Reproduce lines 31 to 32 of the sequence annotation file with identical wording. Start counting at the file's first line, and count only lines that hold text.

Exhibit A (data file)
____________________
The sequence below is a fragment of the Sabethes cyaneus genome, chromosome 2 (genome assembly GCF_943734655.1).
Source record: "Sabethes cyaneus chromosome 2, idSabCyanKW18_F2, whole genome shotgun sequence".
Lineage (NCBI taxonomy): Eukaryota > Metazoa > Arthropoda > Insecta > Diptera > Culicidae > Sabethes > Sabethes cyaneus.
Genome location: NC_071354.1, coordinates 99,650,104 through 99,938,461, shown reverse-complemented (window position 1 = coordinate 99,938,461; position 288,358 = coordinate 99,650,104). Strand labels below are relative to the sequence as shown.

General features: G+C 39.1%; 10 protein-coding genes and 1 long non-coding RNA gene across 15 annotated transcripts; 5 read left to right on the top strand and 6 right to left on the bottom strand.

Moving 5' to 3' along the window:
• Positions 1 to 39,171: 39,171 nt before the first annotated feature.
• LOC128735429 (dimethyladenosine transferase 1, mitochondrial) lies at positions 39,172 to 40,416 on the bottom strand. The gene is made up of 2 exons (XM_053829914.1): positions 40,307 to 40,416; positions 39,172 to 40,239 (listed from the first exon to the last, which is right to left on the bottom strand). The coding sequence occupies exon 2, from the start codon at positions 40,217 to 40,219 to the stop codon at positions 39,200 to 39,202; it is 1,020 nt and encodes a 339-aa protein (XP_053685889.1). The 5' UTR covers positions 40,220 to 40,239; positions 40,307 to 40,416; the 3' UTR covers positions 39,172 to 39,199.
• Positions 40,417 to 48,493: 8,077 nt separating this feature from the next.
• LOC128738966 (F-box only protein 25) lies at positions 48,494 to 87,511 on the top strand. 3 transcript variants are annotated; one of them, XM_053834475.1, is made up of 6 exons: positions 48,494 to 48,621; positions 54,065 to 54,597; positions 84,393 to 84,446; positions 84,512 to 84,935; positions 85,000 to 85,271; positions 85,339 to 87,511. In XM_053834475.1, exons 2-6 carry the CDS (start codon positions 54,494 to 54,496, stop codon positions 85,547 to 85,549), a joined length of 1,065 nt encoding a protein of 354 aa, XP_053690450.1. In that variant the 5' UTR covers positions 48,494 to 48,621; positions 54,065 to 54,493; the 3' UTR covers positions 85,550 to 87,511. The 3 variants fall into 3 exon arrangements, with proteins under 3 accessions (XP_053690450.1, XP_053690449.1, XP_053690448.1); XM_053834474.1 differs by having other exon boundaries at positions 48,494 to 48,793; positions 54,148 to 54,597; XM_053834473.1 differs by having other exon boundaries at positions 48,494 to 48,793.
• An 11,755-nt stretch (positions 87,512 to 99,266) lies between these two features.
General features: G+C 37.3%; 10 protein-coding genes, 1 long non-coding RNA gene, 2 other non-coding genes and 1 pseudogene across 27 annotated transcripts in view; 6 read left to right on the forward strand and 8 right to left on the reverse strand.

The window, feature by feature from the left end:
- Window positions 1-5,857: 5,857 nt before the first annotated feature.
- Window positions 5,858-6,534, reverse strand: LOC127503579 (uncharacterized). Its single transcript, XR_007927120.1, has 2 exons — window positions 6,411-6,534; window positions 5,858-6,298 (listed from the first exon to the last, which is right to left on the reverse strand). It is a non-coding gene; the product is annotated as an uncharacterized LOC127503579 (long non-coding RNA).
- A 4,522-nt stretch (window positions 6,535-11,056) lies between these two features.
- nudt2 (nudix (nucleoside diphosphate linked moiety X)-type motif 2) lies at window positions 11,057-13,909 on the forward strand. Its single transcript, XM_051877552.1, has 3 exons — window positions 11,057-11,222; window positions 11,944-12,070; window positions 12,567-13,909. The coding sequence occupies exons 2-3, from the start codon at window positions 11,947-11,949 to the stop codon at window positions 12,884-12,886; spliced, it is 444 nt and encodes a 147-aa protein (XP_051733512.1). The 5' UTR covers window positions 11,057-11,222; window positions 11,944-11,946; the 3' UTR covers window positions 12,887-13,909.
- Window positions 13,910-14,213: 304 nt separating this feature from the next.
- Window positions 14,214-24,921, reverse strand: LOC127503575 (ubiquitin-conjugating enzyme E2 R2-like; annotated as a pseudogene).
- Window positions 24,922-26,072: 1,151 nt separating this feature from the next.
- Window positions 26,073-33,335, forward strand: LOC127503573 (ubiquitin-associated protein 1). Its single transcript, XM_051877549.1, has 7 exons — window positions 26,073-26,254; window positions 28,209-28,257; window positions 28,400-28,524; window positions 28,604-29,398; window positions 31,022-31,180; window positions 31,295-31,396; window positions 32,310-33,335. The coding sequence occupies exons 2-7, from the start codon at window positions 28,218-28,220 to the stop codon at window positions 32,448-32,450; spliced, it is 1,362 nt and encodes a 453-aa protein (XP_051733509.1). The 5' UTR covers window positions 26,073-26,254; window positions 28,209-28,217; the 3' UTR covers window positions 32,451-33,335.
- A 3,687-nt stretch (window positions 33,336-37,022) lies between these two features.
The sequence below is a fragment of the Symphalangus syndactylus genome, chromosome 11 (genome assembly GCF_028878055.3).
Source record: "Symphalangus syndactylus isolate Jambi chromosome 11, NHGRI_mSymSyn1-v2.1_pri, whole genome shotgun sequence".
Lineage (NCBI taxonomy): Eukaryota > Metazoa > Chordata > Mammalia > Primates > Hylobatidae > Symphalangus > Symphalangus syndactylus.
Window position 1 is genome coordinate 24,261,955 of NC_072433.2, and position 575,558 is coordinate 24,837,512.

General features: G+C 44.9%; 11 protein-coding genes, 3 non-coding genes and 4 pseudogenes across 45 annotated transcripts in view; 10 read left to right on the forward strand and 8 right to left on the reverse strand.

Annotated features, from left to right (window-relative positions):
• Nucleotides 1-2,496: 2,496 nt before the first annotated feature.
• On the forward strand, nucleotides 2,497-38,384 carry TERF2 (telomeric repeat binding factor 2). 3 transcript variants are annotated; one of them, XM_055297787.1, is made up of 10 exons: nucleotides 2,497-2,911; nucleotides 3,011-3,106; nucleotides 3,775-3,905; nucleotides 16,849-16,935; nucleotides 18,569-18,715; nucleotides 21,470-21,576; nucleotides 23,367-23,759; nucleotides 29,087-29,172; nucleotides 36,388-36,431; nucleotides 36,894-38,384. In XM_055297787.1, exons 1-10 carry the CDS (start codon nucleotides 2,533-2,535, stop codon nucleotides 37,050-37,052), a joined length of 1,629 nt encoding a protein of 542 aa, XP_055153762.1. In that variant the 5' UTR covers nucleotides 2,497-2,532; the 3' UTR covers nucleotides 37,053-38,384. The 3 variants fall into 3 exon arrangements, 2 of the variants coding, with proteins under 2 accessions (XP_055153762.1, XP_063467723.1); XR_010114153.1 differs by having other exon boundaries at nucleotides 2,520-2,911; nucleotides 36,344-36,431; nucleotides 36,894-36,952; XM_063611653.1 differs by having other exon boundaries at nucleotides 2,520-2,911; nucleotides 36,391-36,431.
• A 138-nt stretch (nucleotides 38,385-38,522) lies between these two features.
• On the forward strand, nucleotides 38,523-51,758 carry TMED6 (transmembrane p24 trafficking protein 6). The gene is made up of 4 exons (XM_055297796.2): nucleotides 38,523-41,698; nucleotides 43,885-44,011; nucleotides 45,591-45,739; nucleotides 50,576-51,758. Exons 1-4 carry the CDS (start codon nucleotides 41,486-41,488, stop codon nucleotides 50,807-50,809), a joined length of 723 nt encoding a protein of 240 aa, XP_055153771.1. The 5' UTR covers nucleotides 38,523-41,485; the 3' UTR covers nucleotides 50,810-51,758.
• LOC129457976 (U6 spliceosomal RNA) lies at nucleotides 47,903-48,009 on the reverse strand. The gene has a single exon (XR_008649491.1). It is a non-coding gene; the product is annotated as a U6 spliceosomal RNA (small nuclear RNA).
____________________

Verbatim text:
• A 138-nt stretch (nucleotides 38,385-38,522) lies between these two features.
• On the forward strand, nucleotides 38,523-51,758 carry TMED6 (transmembrane p24 trafficking protein 6). The gene is made up of 4 exons (XM_055297796.2): nucleotides 38,523-41,698; nucleotides 43,885-44,011; nucleotides 45,591-45,739; nucleotides 50,576-51,758. Exons 1-4 carry the CDS (start codon nucleotides 41,486-41,488, stop codon nucleotides 50,807-50,809), a joined length of 723 nt encoding a protein of 240 aa, XP_055153771.1. The 5' UTR covers nucleotides 38,523-41,485; the 3' UTR covers nucleotides 50,810-51,758.